Recognizing firefighters with a personal gift is more meaningful than being given a generic plaque. In my final years with my former department, my engineer felt strongly about giving retirees a special gift specific to their service. He took it on himself to purchase a shadowbox from a local store and design a collage of items the retiree would appreciate (photo 1). His design included a small plate with the department’s logo and the firefighter’s full name, rank, and years of service. Surrounding the plate were the firefighter’s badge, a name plate, rank pins, a leather helmet shield, a department patch (and, if relevant, patches of specialty teams), and the name plate from the back of the retiree’s turnout coat. The items were arranged in a way that reflected the last years of the firefighter’s career. Our station/shift paid out of pocket for the shadowbox and custom plate for many years. Once the department heard of the project, the chief decided he would like to provide this wonderful gift as a thank-you from the department.
Some departments give the retiree a watch engraved with his name and dates of service. This is symbolic of the free time the firefighter will have now that he is retired.
A letter of gratitude from the department and municipality for the firefighter’s many years of service to the community is another commonly employed gesture. The letter can be framed and be displayed in the firefighter’s home.
Unions and departments often present the retiree with a special ax with custom logos recognizing the years of service.
Having department members sign a card for the retiree will present the firefighter with a document he can periodically look at and reflect on those with whom he had the honor to serve. There are many other tokens of appreciation you can use to express gratitude to the retiree. The one gesture that I feel makes a lasting impression is the chiefs coming by the firehouse on the firefighter’s last shift to shake his hand and thank him for his service to the department. This token of thanks doesn’t cost a dime, but it is priceless to the firefighter. It reinforces the honor, pride, dedication, and duty to serve reflected in being a firefighter.
So Long, Not Goodbye
As the firefighter finishes his last shift, he should feel that he is welcome to come back and have a cup of coffee or hang out occasionally. Being a firefighter means you are part of something bigger than yourself. You have been a part of a family, a brotherhood/sisterhood that not many understand. You have spent as much, if not more, time with these brave individuals than you have spent with your family.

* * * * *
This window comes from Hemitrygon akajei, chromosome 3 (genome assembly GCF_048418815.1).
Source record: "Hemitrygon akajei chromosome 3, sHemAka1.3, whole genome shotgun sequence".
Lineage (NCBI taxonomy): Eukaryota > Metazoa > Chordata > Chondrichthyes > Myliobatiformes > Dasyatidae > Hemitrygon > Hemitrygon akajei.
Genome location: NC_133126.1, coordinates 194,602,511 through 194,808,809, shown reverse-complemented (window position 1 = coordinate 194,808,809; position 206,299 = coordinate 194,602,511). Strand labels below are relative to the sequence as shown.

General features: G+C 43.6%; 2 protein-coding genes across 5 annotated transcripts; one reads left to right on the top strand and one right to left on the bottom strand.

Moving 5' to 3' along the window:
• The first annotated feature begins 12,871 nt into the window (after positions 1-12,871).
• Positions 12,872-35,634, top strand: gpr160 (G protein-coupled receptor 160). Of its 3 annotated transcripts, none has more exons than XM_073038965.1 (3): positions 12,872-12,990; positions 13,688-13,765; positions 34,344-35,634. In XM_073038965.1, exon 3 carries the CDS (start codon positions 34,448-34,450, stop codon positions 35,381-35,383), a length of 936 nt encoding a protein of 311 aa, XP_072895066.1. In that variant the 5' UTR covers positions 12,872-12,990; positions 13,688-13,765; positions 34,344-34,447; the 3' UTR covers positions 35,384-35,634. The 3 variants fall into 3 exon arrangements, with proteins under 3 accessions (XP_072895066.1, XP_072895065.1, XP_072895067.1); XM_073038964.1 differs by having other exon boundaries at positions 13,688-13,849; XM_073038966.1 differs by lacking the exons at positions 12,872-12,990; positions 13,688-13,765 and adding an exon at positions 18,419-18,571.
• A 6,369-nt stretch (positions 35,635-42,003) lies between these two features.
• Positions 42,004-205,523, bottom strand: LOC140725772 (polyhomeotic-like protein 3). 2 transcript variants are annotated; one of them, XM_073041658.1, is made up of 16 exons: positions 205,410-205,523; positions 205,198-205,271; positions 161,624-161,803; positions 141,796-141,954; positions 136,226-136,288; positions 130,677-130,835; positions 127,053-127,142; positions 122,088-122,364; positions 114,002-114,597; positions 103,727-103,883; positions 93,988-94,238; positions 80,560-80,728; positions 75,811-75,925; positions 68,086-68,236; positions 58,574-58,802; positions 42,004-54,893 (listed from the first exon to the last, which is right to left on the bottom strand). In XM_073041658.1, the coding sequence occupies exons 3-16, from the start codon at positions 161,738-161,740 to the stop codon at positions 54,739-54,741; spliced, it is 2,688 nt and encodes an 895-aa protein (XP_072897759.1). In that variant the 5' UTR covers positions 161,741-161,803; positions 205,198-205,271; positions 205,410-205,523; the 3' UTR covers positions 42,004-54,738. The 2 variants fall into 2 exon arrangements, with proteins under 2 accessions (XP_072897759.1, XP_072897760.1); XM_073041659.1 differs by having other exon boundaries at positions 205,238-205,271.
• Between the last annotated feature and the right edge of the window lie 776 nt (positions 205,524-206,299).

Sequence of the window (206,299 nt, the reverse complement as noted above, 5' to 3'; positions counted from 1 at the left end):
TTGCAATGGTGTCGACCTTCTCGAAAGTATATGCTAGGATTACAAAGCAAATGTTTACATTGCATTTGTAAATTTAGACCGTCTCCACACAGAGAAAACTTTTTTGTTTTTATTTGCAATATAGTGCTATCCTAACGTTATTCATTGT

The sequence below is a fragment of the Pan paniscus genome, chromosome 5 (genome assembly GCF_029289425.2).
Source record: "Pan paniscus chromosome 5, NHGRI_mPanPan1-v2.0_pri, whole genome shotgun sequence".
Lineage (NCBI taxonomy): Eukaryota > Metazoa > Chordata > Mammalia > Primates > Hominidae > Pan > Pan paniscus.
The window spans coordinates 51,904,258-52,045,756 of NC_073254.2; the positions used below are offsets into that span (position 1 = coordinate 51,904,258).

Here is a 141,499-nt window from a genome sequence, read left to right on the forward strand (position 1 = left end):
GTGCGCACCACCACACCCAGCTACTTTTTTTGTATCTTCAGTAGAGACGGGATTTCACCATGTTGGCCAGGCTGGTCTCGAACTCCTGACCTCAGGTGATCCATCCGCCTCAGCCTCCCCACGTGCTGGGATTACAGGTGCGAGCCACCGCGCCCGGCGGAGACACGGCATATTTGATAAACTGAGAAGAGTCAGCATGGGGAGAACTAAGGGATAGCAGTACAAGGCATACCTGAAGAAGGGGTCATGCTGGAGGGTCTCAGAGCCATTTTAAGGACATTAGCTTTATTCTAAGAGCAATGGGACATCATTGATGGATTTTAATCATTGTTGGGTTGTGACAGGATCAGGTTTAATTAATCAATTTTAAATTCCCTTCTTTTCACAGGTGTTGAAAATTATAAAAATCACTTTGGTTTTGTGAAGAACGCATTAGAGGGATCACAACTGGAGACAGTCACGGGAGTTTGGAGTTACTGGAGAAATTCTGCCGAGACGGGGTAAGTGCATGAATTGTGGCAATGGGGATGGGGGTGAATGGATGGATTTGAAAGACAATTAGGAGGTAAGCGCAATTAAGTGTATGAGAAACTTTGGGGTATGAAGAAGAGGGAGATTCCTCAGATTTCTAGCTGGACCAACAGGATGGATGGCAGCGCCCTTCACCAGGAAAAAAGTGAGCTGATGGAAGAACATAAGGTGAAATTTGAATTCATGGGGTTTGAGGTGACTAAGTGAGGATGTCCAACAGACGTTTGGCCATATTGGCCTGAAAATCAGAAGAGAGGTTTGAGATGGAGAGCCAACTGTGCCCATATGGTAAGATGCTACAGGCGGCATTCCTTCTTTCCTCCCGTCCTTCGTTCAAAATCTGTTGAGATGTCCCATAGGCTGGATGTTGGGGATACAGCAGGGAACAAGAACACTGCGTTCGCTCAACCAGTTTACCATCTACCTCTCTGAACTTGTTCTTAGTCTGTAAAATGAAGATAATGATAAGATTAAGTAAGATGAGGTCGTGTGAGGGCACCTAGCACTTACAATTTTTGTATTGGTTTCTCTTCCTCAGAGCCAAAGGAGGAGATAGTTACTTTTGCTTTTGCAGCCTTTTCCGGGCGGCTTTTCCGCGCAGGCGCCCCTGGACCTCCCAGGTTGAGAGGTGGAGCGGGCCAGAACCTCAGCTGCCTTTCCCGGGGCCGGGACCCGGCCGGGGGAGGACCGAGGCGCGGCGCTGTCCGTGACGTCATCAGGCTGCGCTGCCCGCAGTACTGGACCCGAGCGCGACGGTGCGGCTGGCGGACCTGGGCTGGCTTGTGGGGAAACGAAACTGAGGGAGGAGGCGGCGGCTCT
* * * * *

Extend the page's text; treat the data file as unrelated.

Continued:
Leaving the fire service is hard for many. You can feel as if you have lost a family member or been through a divorce. The disconnect can be hard to adjust to, so it is imperative that new retirees be made to feel that they are still part of the family. Whether well thought of or considered the “problem child,” the retirees should always be made to feel welcome in your firehouse.
Depression and post-traumatic stress disorder can be real killers. Never let a retiree feel he is no longer welcome in his own home. The consequences can be devastating.
Many departments have a way to give honor, praise, and gratitude for the many years of service by firefighters. Whether it is in a formal or an informal setting, take the opportunity to do something special for them. If you’re not doing so, then take this opportunity to explore ways your department can properly recognize and thank firefighters entering retirement for their many years of dedicated service. It’s the last chance to show them their service was appreciated and worth their investment.
1. Hudson, JB. (12-01-2017). “Retirement from the Fire Service: Five Needs for Success,” retrieved from fireengineering.com, February 5, 2019.
2. The DPFFA Honor Guard conducts the “bell ceremony.” The Honor Guard is escorted to the stage by bagpipers and drummer. The retirees are honored for their service and their retirement is marked by their last alarm or bell. This is an emotional ceremony and is adapted from the bell ceremony used to recognize those who have perished in the line of duty.
BILLY W. SCEARCE JR., FO III, EFO, MPA, has more than 32 years of fire/EMS experience. He was a trustee for the Danville Professional Firefighters Association Local 2532 (IAFF) for 20 years and an active member for 31 years. He retired from the Danville (VA) Fire Department as a captain/acting battalion chief. He is the assistant chief of fire/EMS for the Virginia International Raceway (Alton). Congruent with his professional service, he was an active member of the Riverbend Volunteer Fire Department for 20 years, where he held the positions of firefighter/EMT-B and lieutenant. He has an associate degree in fire science administration from Danville Community College, a bachelor’s degree in organizational management from Ashford University, and a master’s degree in public administration from Ashford University. He graduated from the National Fire Academy’s Executive Fire Officer Program in 2016.